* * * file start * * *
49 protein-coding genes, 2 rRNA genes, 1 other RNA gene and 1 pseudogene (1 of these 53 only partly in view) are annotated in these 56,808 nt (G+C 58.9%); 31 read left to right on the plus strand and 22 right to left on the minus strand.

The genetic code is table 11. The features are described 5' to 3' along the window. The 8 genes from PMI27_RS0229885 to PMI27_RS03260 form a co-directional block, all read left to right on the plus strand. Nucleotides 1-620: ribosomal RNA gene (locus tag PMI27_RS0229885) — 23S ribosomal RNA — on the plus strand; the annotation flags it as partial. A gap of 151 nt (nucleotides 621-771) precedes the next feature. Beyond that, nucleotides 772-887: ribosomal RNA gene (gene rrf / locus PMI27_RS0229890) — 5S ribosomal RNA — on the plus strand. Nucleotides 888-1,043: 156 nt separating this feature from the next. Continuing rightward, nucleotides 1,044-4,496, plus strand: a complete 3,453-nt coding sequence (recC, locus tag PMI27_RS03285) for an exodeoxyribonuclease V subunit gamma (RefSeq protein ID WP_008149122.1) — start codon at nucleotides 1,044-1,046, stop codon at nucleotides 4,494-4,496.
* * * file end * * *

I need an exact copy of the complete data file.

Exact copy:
49 protein-coding genes, 2 rRNA genes, 1 other RNA gene and 1 pseudogene (1 of these 53 only partly in view) are annotated in these 56,808 nt (G+C 58.9%); 31 read left to right on the plus strand and 22 right to left on the minus strand.

The genetic code is table 11. The features are described 5' to 3' along the window. The 8 genes from PMI27_RS0229885 to PMI27_RS03260 form a co-directional block, all read left to right on the plus strand. Nucleotides 1-620: ribosomal RNA gene (locus tag PMI27_RS0229885) — 23S ribosomal RNA — on the plus strand; the annotation flags it as partial. A gap of 151 nt (nucleotides 621-771) precedes the next feature. Beyond that, nucleotides 772-887: ribosomal RNA gene (gene rrf / locus PMI27_RS0229890) — 5S ribosomal RNA — on the plus strand. Nucleotides 888-1,043: 156 nt separating this feature from the next. Continuing rightward, nucleotides 1,044-4,496, plus strand: a complete 3,453-nt coding sequence (recC, locus tag PMI27_RS03285) for an exodeoxyribonuclease V subunit gamma (RefSeq protein ID WP_008149122.1) — start codon at nucleotides 1,044-1,046, stop codon at nucleotides 4,494-4,496.